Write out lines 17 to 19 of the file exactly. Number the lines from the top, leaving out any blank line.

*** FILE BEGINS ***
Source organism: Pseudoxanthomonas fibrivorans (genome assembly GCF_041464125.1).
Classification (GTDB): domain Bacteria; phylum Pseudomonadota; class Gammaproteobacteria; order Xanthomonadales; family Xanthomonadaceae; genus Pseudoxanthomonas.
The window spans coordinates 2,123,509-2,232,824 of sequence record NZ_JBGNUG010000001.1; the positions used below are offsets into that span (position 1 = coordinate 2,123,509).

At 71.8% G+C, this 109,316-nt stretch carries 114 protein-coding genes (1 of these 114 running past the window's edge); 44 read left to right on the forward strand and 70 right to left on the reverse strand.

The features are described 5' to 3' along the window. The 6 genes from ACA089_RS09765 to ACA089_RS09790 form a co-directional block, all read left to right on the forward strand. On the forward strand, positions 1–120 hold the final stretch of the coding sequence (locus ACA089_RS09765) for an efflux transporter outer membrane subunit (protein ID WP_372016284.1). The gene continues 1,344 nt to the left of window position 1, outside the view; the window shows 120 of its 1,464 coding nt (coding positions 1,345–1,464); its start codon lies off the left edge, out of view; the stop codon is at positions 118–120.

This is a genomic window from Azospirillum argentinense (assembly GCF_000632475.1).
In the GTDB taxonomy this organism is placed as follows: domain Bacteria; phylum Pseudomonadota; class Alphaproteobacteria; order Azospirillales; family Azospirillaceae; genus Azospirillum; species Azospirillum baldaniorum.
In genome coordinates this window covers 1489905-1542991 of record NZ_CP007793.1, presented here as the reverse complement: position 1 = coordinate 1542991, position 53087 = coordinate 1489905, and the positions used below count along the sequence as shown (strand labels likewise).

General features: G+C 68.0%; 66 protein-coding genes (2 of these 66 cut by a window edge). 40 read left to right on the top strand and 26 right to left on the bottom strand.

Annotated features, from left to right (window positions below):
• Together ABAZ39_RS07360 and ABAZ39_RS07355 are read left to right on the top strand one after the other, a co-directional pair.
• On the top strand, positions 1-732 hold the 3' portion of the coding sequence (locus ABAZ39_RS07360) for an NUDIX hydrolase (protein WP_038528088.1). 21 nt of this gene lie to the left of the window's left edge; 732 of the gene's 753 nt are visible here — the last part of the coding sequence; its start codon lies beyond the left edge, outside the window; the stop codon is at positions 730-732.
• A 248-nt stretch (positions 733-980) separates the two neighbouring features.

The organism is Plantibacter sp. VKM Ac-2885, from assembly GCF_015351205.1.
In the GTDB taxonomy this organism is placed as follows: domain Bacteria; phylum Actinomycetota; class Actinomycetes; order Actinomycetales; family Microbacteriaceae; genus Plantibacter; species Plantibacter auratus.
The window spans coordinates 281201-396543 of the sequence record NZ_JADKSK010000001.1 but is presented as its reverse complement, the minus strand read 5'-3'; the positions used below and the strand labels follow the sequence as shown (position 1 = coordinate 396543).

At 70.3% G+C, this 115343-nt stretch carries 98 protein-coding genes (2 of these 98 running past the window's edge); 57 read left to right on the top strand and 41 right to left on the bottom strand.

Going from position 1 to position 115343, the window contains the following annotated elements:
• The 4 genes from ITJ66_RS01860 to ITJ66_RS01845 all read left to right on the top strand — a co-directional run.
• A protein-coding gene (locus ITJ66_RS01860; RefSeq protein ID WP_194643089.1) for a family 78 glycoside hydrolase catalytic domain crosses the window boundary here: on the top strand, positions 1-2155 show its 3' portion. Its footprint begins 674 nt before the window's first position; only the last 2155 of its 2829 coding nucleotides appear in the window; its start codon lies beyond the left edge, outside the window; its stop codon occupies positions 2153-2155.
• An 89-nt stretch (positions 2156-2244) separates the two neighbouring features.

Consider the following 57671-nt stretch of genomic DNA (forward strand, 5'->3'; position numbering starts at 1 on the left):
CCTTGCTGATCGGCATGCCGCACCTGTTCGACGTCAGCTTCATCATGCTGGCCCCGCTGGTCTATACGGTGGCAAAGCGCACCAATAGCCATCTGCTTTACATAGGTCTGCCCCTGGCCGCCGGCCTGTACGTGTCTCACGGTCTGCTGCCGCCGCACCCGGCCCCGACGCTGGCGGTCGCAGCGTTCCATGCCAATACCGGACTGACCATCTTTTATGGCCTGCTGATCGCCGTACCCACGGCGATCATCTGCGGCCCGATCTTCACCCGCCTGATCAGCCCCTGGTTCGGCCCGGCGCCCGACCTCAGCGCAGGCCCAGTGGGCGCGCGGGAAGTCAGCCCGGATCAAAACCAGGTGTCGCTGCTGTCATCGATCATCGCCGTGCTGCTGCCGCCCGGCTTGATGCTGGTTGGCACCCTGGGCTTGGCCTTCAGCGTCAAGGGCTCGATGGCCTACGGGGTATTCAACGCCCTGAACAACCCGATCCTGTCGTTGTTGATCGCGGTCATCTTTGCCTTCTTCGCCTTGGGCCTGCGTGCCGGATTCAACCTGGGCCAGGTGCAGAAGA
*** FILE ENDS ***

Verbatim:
At 70.3% G+C, this 115343-nt stretch carries 98 protein-coding genes (2 of these 98 running past the window's edge); 57 read left to right on the top strand and 41 right to left on the bottom strand.

Going from position 1 to position 115343, the window contains the following annotated elements:
• The 4 genes from ITJ66_RS01860 to ITJ66_RS01845 all read left to right on the top strand — a co-directional run.